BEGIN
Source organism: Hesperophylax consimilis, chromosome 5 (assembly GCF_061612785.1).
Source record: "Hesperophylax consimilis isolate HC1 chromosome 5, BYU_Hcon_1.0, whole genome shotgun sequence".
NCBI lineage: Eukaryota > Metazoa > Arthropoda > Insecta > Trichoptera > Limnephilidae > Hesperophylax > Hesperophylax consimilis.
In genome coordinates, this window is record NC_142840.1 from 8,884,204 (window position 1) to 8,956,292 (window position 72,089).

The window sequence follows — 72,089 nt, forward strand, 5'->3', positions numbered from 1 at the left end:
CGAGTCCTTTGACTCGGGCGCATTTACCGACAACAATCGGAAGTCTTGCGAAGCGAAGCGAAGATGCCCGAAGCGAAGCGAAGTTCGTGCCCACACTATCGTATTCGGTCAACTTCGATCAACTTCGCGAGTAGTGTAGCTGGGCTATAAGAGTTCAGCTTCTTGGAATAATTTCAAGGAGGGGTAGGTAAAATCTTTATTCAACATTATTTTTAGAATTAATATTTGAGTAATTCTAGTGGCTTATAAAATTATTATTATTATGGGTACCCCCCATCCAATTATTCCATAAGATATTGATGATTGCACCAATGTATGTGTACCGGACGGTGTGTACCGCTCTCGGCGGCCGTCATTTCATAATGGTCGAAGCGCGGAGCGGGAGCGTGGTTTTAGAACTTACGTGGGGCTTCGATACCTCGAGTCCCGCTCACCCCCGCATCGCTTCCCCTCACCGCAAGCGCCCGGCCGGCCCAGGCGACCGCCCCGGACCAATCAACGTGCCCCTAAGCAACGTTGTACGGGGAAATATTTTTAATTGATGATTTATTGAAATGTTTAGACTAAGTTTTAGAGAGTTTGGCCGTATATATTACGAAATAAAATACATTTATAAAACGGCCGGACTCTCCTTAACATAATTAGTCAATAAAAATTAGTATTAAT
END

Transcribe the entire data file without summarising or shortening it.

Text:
Source organism: Hesperophylax consimilis, chromosome 5 (assembly GCF_061612785.1).
Source record: "Hesperophylax consimilis isolate HC1 chromosome 5, BYU_Hcon_1.0, whole genome shotgun sequence".
NCBI lineage: Eukaryota > Metazoa > Arthropoda > Insecta > Trichoptera > Limnephilidae > Hesperophylax > Hesperophylax consimilis.
In genome coordinates, this window is record NC_142840.1 from 8,884,204 (window position 1) to 8,956,292 (window position 72,089).

The window sequence follows — 72,089 nt, forward strand, 5'->3', positions numbered from 1 at the left end:
CGAGTCCTTTGACTCGGGCGCATTTACCGACAACAATCGGAAGTCTTGCGAAGCGAAGCGAAGATGCCCGAAGCGAAGCGAAGTTCGTGCCCACACTATCGTATTCGGTCAACTTCGATCAACTTCGCGAGTAGTGTAGCTGGGCTATAAGAGTTCAGCTTCTTGGAATAATTTCAAGGAGGGGTAGGTAAAATCTTTATTCAACATTATTTTTAGAATTAATATTTGAGTAATTCTAGTGGCTTATAAAATTATTATTATTATGGGTACCCCCCATCCAATTATTCCATAAGATATTGATGATTGCACCAATGTATGTGTACCGGACGGTGTGTACCGCTCTCGGCGGCCGTCATTTCATAATGGTCGAAGCGCGGAGCGGGAGCGTGGTTTTAGAACTTACGTGGGGCTTCGATACCTCGAGTCCCGCTCACCCCCGCATCGCTTCCCCTCACCGCAAGCGCCCGGCCGGCCCAGGCGACCGCCCCGGACCAATCAACGTGCCCCTAAGCAACGTTGTACGGGGAAATATTTTTAATTGATGATTTATTGAAATGTTTAGACTAAGTTTTAGAGAGTTTGGCCGTATATATTACGAAATAAAATACATTTATAAAACGGCCGGACTCTCCTTAACATAATTAGTCAATAAAAATTAGTATTAAT